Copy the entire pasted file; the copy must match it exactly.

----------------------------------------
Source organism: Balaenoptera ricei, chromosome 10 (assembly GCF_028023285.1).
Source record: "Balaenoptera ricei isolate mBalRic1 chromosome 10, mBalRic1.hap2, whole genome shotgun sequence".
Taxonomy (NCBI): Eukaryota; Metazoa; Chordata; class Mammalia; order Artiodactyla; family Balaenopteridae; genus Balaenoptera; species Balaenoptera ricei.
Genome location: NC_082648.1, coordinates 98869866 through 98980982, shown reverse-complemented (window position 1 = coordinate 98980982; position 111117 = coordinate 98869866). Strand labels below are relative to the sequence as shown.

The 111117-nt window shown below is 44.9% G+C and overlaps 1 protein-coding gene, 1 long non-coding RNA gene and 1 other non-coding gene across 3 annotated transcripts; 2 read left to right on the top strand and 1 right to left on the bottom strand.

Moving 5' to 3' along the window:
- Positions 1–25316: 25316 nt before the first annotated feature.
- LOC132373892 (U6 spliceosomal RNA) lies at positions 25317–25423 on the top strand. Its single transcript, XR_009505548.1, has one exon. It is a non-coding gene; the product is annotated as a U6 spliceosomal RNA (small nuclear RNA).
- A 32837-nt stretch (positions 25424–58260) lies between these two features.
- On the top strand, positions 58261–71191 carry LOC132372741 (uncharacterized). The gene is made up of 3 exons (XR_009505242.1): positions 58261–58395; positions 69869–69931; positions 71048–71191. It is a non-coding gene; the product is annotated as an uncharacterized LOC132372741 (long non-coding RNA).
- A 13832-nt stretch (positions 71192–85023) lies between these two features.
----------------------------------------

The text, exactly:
Source organism: Balaenoptera ricei, chromosome 10 (assembly GCF_028023285.1).
Source record: "Balaenoptera ricei isolate mBalRic1 chromosome 10, mBalRic1.hap2, whole genome shotgun sequence".
Taxonomy (NCBI): Eukaryota; Metazoa; Chordata; class Mammalia; order Artiodactyla; family Balaenopteridae; genus Balaenoptera; species Balaenoptera ricei.
Genome location: NC_082648.1, coordinates 98869866 through 98980982, shown reverse-complemented (window position 1 = coordinate 98980982; position 111117 = coordinate 98869866). Strand labels below are relative to the sequence as shown.

The 111117-nt window shown below is 44.9% G+C and overlaps 1 protein-coding gene, 1 long non-coding RNA gene and 1 other non-coding gene across 3 annotated transcripts; 2 read left to right on the top strand and 1 right to left on the bottom strand.

Moving 5' to 3' along the window:
- Positions 1–25316: 25316 nt before the first annotated feature.
- LOC132373892 (U6 spliceosomal RNA) lies at positions 25317–25423 on the top strand. Its single transcript, XR_009505548.1, has one exon. It is a non-coding gene; the product is annotated as a U6 spliceosomal RNA (small nuclear RNA).
- A 32837-nt stretch (positions 25424–58260) lies between these two features.
- On the top strand, positions 58261–71191 carry LOC132372741 (uncharacterized). The gene is made up of 3 exons (XR_009505242.1): positions 58261–58395; positions 69869–69931; positions 71048–71191. It is a non-coding gene; the product is annotated as an uncharacterized LOC132372741 (long non-coding RNA).
- A 13832-nt stretch (positions 71192–85023) lies between these two features.